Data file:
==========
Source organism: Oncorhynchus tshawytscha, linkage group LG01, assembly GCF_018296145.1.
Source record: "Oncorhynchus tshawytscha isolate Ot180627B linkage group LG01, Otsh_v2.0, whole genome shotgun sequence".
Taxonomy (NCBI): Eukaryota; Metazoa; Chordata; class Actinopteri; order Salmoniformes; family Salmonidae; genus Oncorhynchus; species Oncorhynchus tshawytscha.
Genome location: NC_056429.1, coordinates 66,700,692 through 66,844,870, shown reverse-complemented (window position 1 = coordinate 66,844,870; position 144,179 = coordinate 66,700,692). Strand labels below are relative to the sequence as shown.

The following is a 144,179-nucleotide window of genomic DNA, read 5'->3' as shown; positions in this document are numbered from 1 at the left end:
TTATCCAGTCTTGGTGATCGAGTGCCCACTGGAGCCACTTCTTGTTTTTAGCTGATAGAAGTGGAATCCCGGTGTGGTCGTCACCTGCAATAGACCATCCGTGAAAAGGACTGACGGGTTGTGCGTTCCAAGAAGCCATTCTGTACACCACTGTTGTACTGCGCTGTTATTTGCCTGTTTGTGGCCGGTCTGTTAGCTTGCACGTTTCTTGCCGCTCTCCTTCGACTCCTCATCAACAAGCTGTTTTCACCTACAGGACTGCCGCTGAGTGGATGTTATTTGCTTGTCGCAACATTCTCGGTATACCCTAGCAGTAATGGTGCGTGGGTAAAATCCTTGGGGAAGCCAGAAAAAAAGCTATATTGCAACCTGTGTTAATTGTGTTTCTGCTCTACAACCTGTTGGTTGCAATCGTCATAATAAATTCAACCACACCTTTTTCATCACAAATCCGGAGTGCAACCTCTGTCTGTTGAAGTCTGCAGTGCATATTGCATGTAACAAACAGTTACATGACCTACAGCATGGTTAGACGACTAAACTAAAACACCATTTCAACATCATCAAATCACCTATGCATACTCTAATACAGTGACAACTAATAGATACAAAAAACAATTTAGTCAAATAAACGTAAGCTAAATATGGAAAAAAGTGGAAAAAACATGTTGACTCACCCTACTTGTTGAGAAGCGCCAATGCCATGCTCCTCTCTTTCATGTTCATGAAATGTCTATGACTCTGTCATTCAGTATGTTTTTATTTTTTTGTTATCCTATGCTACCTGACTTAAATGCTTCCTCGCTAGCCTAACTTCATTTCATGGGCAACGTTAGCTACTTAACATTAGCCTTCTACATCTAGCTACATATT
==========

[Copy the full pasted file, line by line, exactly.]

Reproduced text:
Source organism: Oncorhynchus tshawytscha, linkage group LG01, assembly GCF_018296145.1.
Source record: "Oncorhynchus tshawytscha isolate Ot180627B linkage group LG01, Otsh_v2.0, whole genome shotgun sequence".
Taxonomy (NCBI): Eukaryota; Metazoa; Chordata; class Actinopteri; order Salmoniformes; family Salmonidae; genus Oncorhynchus; species Oncorhynchus tshawytscha.
Genome location: NC_056429.1, coordinates 66,700,692 through 66,844,870, shown reverse-complemented (window position 1 = coordinate 66,844,870; position 144,179 = coordinate 66,700,692). Strand labels below are relative to the sequence as shown.

The following is a 144,179-nucleotide window of genomic DNA, read 5'->3' as shown; positions in this document are numbered from 1 at the left end:
TTATCCAGTCTTGGTGATCGAGTGCCCACTGGAGCCACTTCTTGTTTTTAGCTGATAGAAGTGGAATCCCGGTGTGGTCGTCACCTGCAATAGACCATCCGTGAAAAGGACTGACGGGTTGTGCGTTCCAAGAAGCCATTCTGTACACCACTGTTGTACTGCGCTGTTATTTGCCTGTTTGTGGCCGGTCTGTTAGCTTGCACGTTTCTTGCCGCTCTCCTTCGACTCCTCATCAACAAGCTGTTTTCACCTACAGGACTGCCGCTGAGTGGATGTTATTTGCTTGTCGCAACATTCTCGGTATACCCTAGCAGTAATGGTGCGTGGGTAAAATCCTTGGGGAAGCCAGAAAAAAAGCTATATTGCAACCTGTGTTAATTGTGTTTCTGCTCTACAACCTGTTGGTTGCAATCGTCATAATAAATTCAACCACACCTTTTTCATCACAAATCCGGAGTGCAACCTCTGTCTGTTGAAGTCTGCAGTGCATATTGCATGTAACAAACAGTTACATGACCTACAGCATGGTTAGACGACTAAACTAAAACACCATTTCAACATCATCAAATCACCTATGCATACTCTAATACAGTGACAACTAATAGATACAAAAAACAATTTAGTCAAATAAACGTAAGCTAAATATGGAAAAAAGTGGAAAAAACATGTTGACTCACCCTACTTGTTGAGAAGCGCCAATGCCATGCTCCTCTCTTTCATGTTCATGAAATGTCTATGACTCTGTCATTCAGTATGTTTTTATTTTTTTGTTATCCTATGCTACCTGACTTAAATGCTTCCTCGCTAGCCTAACTTCATTTCATGGGCAACGTTAGCTACTTAACATTAGCCTTCTACATCTAGCTACATATT